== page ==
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Tobacco Rattle Virus (TRV) and Stubby Root Nematodes – Management

As with other potato viruses, the best management method for TRV is to avoid introduction of the virus or its vector to your fields. Once the virus or its stubby root nematode vector has been detected, steps must be taken to avoid spreading these organisms to clean fields. The following steps can help to manage this disease.

Avoid introducing TRV and stubby-root nematodes onto your farm.
  • Do not plant symptomatic seed. Inspect seed for lesions and necrosis. If possible, obtain seed from areas where TRV has not been detected.
  • Do not allow contaminated equipment onto your farm. Clean and sanitize all machinery and vehicles that may have come into contact with TRV infested soils before it comes onto your farm. Don’t forget to include equipment belonging to temporary help. Follow the same procedures when borrowing or leasing used equipment.
  • Avoid manure and compost from contaminated sources. Ensure that the materials you use from outside sources do not originate from contaminated materials, such as potato debris and culls.
  • Do not plant other potentially infected crop hosts. TRV may be seed-borne in some crops. Inspect ornamentals and other hosts for TRV symptoms before purchasing. An incomplete list of susceptible hosts for TRV is listed below.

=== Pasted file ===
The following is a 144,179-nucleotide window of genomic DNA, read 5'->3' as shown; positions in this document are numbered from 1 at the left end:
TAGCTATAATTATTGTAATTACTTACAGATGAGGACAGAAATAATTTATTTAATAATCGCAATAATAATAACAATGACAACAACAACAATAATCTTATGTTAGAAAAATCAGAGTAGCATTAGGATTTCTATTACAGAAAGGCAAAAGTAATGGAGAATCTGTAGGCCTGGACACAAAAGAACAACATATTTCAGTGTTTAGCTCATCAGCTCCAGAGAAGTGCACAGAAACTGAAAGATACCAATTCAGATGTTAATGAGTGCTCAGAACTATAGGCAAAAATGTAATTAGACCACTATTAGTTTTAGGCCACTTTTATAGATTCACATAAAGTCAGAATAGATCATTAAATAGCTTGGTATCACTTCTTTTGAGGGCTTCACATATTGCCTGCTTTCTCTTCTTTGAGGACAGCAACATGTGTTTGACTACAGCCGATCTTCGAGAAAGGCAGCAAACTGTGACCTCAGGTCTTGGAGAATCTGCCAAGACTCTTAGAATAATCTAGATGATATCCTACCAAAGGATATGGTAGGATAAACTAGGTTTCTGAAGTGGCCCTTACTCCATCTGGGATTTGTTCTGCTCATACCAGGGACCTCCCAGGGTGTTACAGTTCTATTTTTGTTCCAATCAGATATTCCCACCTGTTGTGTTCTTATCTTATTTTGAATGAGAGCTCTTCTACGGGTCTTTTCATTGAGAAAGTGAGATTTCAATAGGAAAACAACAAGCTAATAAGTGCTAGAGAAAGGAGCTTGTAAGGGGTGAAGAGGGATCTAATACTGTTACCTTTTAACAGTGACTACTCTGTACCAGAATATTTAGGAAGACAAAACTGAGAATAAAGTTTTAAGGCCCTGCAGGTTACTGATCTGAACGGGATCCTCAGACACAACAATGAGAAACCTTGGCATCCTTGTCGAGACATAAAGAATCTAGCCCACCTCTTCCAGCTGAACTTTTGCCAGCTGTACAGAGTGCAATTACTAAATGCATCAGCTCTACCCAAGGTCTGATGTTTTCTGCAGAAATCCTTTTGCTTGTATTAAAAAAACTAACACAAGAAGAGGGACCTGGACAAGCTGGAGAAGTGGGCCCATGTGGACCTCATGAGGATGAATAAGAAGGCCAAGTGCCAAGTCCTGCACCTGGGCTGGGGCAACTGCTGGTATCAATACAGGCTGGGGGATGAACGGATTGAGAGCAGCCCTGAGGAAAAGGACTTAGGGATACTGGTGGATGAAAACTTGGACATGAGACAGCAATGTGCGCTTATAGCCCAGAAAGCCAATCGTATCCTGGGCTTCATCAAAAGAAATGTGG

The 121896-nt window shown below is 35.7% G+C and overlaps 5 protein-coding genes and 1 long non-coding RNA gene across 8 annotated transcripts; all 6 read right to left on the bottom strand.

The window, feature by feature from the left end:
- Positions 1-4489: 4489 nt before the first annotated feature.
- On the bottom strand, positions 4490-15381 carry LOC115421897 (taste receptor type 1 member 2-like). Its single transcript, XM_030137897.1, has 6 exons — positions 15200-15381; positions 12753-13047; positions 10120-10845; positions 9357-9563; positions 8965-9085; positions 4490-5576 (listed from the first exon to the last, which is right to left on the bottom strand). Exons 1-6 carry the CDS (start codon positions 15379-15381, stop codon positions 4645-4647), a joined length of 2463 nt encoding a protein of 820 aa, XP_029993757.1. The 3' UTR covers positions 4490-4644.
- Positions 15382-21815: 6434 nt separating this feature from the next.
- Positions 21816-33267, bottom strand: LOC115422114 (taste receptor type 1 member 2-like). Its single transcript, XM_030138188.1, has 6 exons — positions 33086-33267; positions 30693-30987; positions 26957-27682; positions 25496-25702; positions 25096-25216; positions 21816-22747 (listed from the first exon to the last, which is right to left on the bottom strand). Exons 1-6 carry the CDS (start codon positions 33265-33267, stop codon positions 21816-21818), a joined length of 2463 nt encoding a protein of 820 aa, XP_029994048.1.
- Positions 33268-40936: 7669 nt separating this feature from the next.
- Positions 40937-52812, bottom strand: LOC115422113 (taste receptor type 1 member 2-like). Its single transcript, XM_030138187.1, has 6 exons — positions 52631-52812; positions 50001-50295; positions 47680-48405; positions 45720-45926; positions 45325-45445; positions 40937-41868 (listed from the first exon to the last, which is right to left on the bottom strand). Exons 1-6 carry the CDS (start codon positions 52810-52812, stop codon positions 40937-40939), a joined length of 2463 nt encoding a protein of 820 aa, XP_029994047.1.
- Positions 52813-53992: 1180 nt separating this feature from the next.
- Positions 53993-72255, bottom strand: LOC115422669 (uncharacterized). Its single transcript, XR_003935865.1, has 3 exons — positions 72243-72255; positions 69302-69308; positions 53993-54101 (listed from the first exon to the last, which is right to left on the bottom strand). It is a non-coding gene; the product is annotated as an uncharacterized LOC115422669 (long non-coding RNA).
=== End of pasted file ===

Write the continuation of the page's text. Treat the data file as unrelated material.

Table 1. Some susceptible hosts of TRV

Manage inoculum levels on your farm. Avoid spreading TRV and stubby-root nematodes from infested fields to clean fields.
  • Monitor nematode populations in your fields by testing soil cores. Testing for stubby root nematodes helps you to make informed decisions about your fields. For more information see Diagnostic Testing.
  • Practice strict on-farm sanitation protocols. Avoid moving contaminated soil, plant debris or manure to clean fields.
    – Clean and sanitize all machinery and vehicles that have come into contact with infested soils or scabby tubers on your farm. Don’t forget to include equipment belonging to temporary help, contractors and anyone else entering the infested field. Follow the same procedures when borrowing or leasing used equipment.
    – Do not return culls or potato debris to the field, destroy this material instead.
    – Knives and other tools used for pruning or cutting tuber pieces must be contaminated often.
    – Contain water and soil run off/waste generated from washing tubers to avoid contaminating other fields. Do not irrigate clean fields with water that contains runoff from infested fields.
    – Do not reuse bags or containers that have been used for potato transport unless they are clean and free of soil.
    – Restrict movement of soil from infested fields with hedgerows or sod barriers between fields. Do not use headlands, farm or public roads as turning areas.
    – For more information please see Cleaning and Disinfecting Potato Equipment and Storage Facilities.
  • Avoid and destroy alternative hosts. If you need to use an infested field for other crops, do not grow or rotate with another host crop, such as sugar beet and tobacco, and bulb-producing ornamentals such as gladiolus, daffodil, hyacinth, and tulip. Destroy weed hosts, nightshade is especially dangerous as it is a good host for both the nematode and the virus.